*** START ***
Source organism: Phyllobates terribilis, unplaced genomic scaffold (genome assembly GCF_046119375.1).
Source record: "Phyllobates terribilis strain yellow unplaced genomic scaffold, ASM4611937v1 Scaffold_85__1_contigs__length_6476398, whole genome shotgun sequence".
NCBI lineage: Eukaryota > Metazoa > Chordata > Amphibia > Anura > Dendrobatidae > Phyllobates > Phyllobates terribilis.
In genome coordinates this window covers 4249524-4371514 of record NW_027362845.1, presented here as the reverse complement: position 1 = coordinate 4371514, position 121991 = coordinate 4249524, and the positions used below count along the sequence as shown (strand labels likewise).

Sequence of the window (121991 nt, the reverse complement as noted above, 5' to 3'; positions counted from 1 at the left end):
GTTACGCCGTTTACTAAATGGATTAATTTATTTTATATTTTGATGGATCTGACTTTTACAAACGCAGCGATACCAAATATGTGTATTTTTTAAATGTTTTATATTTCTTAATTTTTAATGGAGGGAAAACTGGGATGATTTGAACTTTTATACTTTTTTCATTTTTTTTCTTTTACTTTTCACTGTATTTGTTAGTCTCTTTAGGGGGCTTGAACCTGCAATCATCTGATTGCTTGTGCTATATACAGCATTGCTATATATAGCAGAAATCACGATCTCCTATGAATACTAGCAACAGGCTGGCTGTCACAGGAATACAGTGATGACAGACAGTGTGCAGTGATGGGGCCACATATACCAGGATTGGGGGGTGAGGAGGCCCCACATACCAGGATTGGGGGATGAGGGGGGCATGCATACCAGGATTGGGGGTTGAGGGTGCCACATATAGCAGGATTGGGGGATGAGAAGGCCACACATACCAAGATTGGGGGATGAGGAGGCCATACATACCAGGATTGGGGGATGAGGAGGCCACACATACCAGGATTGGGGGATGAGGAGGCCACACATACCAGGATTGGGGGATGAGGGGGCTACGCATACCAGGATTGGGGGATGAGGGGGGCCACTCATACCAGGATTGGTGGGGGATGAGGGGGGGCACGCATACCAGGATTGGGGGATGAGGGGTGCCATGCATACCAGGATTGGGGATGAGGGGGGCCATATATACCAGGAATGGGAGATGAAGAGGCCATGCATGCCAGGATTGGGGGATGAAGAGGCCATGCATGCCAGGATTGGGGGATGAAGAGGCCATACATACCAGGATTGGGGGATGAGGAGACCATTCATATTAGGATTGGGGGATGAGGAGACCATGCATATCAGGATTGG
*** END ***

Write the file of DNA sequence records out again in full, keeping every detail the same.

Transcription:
Source organism: Phyllobates terribilis, unplaced genomic scaffold (genome assembly GCF_046119375.1).
Source record: "Phyllobates terribilis strain yellow unplaced genomic scaffold, ASM4611937v1 Scaffold_85__1_contigs__length_6476398, whole genome shotgun sequence".
NCBI lineage: Eukaryota > Metazoa > Chordata > Amphibia > Anura > Dendrobatidae > Phyllobates > Phyllobates terribilis.
In genome coordinates this window covers 4249524-4371514 of record NW_027362845.1, presented here as the reverse complement: position 1 = coordinate 4371514, position 121991 = coordinate 4249524, and the positions used below count along the sequence as shown (strand labels likewise).

Sequence of the window (121991 nt, the reverse complement as noted above, 5' to 3'; positions counted from 1 at the left end):
GTTACGCCGTTTACTAAATGGATTAATTTATTTTATATTTTGATGGATCTGACTTTTACAAACGCAGCGATACCAAATATGTGTATTTTTTAAATGTTTTATATTTCTTAATTTTTAATGGAGGGAAAACTGGGATGATTTGAACTTTTATACTTTTTTCATTTTTTTTCTTTTACTTTTCACTGTATTTGTTAGTCTCTTTAGGGGGCTTGAACCTGCAATCATCTGATTGCTTGTGCTATATACAGCATTGCTATATATAGCAGAAATCACGATCTCCTATGAATACTAGCAACAGGCTGGCTGTCACAGGAATACAGTGATGACAGACAGTGTGCAGTGATGGGGCCACATATACCAGGATTGGGGGGTGAGGAGGCCCCACATACCAGGATTGGGGGATGAGGGGGGCATGCATACCAGGATTGGGGGTTGAGGGTGCCACATATAGCAGGATTGGGGGATGAGAAGGCCACACATACCAAGATTGGGGGATGAGGAGGCCATACATACCAGGATTGGGGGATGAGGAGGCCACACATACCAGGATTGGGGGATGAGGAGGCCACACATACCAGGATTGGGGGATGAGGGGGCTACGCATACCAGGATTGGGGGATGAGGGGGGCCACTCATACCAGGATTGGTGGGGGATGAGGGGGGGCACGCATACCAGGATTGGGGGATGAGGGGTGCCATGCATACCAGGATTGGGGATGAGGGGGGCCATATATACCAGGAATGGGAGATGAAGAGGCCATGCATGCCAGGATTGGGGGATGAAGAGGCCATGCATGCCAGGATTGGGGGATGAAGAGGCCATACATACCAGGATTGGGGGATGAGGAGACCATTCATATTAGGATTGGGGGATGAGGAGACCATGCATATCAGGATTGG